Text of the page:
“To stand by and watch her cool interactions with others - even adults - was thrilling for a boy like Peter. He was someone who listened to the grown-ups and did what they told him. He'd realised the adult way was not a choice but a rule until you were a grown-up yourself and got your own turn. But Olive May Lovelock, she was taking her turn now.”
Jenny Ackland, Little Gods

Jenny  Ackland
“Jethro had a scar near one of his eyes, an angry tear that scraped through his eyebrow and reached up to his forehead where it disappeared beneath his hairline. In winter he wore black motorcycle boots and a checked sheepskin jacket that was orange and brown. He had sideburns like a man and the other kids said his eyes were like laser beams in comics, that your face would explode if he even looked at you. That was why he wore those steel-rimmed reflective sunglasses, they said, as he cruised around in his car with his hairy arm out the window, fingers spread wide on the door.

Jethro Sands was like the scariest crackers on Guy Fawkes Night. He was the loudest thunder, the meanest dog. Out of everyone she was scared of Jethro Sands the most. She imagined buildings and trees bursting into flame on either side of the road as he drove along, turning his head slowly from side to side. He was threatening, noxious. Dark.”
Jenny Ackland, Little Gods

Jenny  Ackland
“The jostling in the kitchen, though, was warm and companionable and for Olive, it was a rare spectacle. There was no other occasion that the three sisters came together in anything even approximating harmony. No one called anyone feeble or a martyr. No one got huffy and swept from the room in high dudgeon. There was a quiet, a hushed sense of almost-giggling as if the sisters might in a bizarre and spontaneous moment hang off each other’s necks to laugh about something from their childhood. It never happened but there was the feeling that it could.”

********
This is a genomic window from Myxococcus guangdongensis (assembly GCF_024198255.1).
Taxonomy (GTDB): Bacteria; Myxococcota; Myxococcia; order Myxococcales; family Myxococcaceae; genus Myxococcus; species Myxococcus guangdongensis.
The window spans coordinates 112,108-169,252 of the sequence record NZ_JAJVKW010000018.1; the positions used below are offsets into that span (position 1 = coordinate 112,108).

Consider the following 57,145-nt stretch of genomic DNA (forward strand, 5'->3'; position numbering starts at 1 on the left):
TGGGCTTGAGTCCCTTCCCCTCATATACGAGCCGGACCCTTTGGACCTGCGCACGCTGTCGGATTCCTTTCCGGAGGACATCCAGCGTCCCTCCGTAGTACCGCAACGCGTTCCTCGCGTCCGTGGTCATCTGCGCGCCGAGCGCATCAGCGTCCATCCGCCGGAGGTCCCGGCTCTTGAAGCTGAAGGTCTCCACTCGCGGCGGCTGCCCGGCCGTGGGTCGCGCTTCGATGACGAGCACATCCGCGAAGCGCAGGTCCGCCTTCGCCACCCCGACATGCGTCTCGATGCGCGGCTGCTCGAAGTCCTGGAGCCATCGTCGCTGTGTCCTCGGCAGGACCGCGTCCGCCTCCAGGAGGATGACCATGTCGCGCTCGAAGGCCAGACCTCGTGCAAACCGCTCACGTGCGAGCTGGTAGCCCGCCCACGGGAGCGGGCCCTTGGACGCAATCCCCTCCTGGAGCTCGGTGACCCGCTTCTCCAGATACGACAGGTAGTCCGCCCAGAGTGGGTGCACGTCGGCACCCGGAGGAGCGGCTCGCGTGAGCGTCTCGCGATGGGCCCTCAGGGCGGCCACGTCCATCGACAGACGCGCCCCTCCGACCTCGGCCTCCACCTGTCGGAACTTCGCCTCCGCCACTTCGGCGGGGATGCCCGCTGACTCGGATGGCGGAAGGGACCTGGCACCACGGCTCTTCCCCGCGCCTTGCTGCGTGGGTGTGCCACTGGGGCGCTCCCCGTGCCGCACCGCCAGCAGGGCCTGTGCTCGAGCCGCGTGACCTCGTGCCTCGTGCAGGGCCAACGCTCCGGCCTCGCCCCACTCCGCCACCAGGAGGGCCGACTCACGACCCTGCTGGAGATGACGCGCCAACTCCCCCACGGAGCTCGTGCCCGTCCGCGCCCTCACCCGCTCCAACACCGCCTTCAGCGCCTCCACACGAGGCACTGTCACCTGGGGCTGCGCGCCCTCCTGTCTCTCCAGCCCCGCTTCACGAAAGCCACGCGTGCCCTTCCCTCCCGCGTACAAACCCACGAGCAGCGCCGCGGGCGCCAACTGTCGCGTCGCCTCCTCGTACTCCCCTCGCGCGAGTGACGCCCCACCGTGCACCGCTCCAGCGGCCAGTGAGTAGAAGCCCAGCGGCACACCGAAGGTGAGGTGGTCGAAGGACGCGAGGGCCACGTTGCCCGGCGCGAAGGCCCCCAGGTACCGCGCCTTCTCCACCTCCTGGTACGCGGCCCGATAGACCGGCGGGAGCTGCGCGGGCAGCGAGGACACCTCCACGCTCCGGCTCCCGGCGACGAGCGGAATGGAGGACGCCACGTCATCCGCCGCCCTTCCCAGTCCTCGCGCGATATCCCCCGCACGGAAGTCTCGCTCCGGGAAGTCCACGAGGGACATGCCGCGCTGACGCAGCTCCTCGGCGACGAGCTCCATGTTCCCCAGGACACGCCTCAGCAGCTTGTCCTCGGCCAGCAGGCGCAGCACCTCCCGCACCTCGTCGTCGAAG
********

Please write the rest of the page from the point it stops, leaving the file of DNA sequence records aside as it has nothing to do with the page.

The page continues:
Jenny Ackland, Little Gods

Jenny  Ackland
“The book said that people were small gods filled with the power of the Almighty and able to enact their own lives, dispense wisdom and justice.”
Jenny Ackland, Little Gods

Jenny  Ackland
“Out of everyone she was scared of Jethro Sands the most, but she wasn’t sure why. All she knew was that she imagined buildings and trees bursting into flame on either side of the road as he drove along, turning his head slowly from side to side. He was threatening, noxious. Dark.”
Jenny Ackland, Little Gods


Reading Progress

Finished Reading
December 5, 2017 – Shelved
December 5, 2017 – Shelved as: to-read
March 28, 2018 – Started Reading
March 29, 2018 –
page 111
34.69%
March 30, 2018 –
page 320
100.0%
April 1, 2018 – Finished Reading

Comments Showing 1-2 of 2 (2 new)

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Marianne Some quotes I couldn't fit into the review:
“The jostling in the kitchen, though, was warm and companionable and for Olive, it was a rare spectacle. There was no other occasion that the three sisters came together in anything even approximating harmony. No one called anyone feeble or a martyr. No one got huffy and swept from the room in high dudgeon. There was a quiet, a hushed sense of almost-giggling as if the sisters might in a bizarre and spontaneous moment hang off each other’s necks to laugh about something from their childhood. It never happened but there was the feeling that it could.”

“The book said that people were small gods filled with the power of the Almighty and able to enact their own lives, dispense wisdom and justice.”

“Out of everyone she was scared of Jethro Sands the most, but she wasn’t sure why. All she knew was that she imagined buildings and trees bursting into flame on either side of the road as he drove along, turning his head slowly from side to side. He was threatening, noxious. Dark.”


Marianne Some people have said they were confused by the ending, so here's my take on it: (view spoiler)